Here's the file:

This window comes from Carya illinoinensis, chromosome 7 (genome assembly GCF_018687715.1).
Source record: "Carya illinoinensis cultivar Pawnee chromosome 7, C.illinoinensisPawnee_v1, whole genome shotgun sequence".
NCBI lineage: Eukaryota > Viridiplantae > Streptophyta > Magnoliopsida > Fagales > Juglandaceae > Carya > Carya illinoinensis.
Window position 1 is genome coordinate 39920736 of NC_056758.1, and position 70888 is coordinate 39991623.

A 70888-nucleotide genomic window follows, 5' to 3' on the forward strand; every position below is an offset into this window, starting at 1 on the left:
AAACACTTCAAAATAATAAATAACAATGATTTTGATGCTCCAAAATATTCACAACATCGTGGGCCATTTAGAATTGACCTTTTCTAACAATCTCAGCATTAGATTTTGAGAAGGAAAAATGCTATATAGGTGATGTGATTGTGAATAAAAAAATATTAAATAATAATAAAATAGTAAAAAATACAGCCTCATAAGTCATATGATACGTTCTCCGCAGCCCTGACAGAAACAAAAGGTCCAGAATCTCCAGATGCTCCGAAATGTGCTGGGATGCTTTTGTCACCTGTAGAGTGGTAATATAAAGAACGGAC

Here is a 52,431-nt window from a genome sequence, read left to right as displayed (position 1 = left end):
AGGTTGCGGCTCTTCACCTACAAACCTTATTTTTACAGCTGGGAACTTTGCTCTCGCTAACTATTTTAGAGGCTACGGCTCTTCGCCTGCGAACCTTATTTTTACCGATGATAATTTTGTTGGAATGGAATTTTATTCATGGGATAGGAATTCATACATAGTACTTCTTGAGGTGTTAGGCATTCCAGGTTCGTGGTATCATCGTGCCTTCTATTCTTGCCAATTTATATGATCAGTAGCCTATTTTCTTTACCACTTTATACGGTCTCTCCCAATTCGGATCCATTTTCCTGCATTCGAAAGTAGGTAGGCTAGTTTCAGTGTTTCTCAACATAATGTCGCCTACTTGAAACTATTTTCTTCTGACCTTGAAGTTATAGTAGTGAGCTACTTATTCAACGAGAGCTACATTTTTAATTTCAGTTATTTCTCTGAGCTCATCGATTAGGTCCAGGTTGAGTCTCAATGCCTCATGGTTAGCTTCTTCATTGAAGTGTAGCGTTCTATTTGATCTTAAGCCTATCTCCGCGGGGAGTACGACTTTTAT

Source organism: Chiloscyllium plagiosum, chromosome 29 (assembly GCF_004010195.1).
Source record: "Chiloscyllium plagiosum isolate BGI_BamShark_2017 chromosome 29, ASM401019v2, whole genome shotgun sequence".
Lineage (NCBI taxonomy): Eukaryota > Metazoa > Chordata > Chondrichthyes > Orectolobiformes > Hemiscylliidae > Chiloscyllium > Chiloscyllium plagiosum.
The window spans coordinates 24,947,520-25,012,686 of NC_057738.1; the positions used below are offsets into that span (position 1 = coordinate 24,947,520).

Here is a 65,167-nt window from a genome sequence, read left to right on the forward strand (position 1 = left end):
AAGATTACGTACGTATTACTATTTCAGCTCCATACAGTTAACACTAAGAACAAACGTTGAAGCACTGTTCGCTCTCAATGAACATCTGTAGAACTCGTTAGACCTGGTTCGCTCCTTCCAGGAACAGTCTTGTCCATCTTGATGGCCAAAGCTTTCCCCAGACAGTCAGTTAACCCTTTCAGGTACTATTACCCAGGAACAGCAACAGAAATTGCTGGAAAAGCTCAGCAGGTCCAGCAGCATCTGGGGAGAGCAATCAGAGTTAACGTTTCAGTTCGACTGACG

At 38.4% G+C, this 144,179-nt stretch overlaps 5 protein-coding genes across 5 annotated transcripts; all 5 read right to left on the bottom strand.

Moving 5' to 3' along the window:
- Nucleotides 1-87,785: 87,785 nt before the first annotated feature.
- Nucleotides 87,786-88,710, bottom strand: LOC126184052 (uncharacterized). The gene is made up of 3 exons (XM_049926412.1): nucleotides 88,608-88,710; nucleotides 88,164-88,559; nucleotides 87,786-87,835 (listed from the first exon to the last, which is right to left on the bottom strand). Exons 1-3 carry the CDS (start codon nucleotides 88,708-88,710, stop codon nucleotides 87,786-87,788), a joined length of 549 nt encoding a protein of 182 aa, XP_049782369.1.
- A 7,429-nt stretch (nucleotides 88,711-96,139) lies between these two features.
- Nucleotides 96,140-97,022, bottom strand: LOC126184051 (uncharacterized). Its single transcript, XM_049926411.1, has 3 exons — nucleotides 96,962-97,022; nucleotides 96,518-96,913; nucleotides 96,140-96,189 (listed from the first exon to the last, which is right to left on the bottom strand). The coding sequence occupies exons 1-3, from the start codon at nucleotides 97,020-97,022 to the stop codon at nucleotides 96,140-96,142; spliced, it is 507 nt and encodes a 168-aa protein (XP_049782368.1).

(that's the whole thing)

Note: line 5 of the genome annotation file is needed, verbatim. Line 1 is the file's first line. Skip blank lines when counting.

A 70888-nucleotide genomic window follows, 5' to 3' on the forward strand; every position below is an offset into this window, starting at 1 on the left: